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Essentials in the Post-operative Evaluation of Congenital Heart Disease
or desaturation is a residual right-to-left shunt, particularly after Electrolyte abnormalities secondary to renal failure can make
repair of ventricular septal defects, tetralogy of Fallot, and transposition post-operative management difficult. Dialysis should be considered in
of the great arteries. In these lesions, cyanosis occurs only if there is any patient for whom renal compromise is affecting cardiac output,
right-to-left shunting due to elevated right ventricular pressures. In respiratory status, caloric intake, or fluid balance.
Peritoneal dialysis is
these patients, right ventricular outflow tract obstruction, branch most often used in neonatal patients, whereas hemodialysis or
pulmonary artery obstruction, and causes of elevated pulmonary continuous arteriovenous ultrafiltration can be used in older patients.
vascular resistance should be investigated.
Cyanosis following Glenn or Fontan operations largely occurs due to Overall, arrhythmias occur in more than 25% of patients following
abnormal right-to-left shunts that allow blood to unexpectedly bypass cardiopulmonary bypass. They typically occur within 48 hours after
the pulmonary arterial bed and thus avoid oxygenation. Examples of this surgery.
Intra- or post-operative electrolyte abnormalities can increase the
include veno-venous fistulae, pulmonary arteriovenous malformations, risk of arrhythmia presentation. Additionally, any history of ventriculotomy,
or an anomalous source of systemic venous return. After a Glenn ischemia, or ventricular hypertrophy can increase arrhythmia risk.
operation, if the azygous vein is not ligated the superior vena cava can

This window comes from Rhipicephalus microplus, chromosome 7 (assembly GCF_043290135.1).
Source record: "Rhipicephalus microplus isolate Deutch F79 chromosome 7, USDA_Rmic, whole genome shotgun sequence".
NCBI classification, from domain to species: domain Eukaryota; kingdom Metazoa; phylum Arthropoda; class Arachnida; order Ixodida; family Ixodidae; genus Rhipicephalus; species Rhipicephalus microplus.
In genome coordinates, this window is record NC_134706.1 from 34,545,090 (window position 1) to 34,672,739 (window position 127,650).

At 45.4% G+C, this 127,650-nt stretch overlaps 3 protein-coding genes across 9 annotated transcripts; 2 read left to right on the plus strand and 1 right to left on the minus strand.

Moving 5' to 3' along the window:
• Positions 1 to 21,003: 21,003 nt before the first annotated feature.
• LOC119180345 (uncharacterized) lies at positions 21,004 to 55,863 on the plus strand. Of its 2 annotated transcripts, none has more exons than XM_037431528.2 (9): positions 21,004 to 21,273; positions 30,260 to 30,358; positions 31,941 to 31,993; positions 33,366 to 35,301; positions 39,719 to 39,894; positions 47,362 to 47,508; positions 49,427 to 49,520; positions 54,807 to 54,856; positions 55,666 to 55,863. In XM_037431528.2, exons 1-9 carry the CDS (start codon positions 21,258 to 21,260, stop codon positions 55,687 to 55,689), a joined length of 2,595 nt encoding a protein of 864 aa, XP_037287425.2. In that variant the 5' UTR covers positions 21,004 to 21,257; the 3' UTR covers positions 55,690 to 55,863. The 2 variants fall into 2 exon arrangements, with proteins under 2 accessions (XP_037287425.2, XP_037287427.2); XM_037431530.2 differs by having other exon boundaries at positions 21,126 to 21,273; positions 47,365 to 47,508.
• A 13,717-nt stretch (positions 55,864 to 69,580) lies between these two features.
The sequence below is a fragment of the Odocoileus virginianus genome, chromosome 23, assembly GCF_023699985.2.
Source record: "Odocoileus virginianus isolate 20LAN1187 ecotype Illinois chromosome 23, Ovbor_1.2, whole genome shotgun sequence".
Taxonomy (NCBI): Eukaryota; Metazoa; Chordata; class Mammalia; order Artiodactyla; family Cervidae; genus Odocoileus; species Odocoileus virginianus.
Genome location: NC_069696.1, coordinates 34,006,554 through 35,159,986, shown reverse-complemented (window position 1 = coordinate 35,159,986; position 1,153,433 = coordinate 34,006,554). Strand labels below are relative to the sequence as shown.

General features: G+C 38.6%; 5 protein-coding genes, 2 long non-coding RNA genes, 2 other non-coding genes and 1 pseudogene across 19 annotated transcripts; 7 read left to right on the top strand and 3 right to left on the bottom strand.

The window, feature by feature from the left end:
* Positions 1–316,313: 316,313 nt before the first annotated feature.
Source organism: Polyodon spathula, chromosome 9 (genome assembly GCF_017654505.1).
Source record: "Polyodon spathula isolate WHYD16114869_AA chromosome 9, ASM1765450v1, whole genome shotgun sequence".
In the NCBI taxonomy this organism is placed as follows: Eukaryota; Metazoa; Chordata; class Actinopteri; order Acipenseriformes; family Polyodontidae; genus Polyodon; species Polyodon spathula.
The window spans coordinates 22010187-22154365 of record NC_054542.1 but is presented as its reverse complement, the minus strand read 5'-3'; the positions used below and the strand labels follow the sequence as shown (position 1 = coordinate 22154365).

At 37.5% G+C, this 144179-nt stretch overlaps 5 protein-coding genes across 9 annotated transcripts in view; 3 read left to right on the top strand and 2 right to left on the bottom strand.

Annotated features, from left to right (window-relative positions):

decompress through the azygous to the inferior vena cava circulation, Complete heart block most commonly occurs when there is significant
with resulting cyanosis. Cyanosis can similarly occur after a fenestrated manipulation of the area near or around the atrioventricular (AV) node.
Fontan operation if the fenestration from the inferior vena cava pathway This may occur during repair of AV septal defects or ventricular septal
to the right atrium is too large.
defects (VSD), during the Rastelli procedure for transposition of the great
arteries and in patients with congenitally corrected transposition of
In lesions where myocardial resection has been performed the great arteries.
Heart block can also occur after cardiac
(hypertrophic cardiomyopathy or tetralogy of Fallot), coronary fistulae catheterization in susceptible patients, typically on manipulation of
can occur that do not cause cyanosis. These are typically left-to-right catheters around the ventricular septum and in those with underlying
shunts. Coronary steal phenomenon rarely occurs. These problems are bundle branch block. While usually transient in nature, pacing may be
easily identified during post-operative echocardiography.
When a required if the heart block is persistent.
A permanent pacemaker is
residual defect or unexpected cyanosis is present post-operatively, typically placed for patients in whom complete heart block persists
further imaging including echocardiography and/or cardiac beyond one week after surgery.
catheterization is indicated, with subsequent interventions performed
depending on imaging results.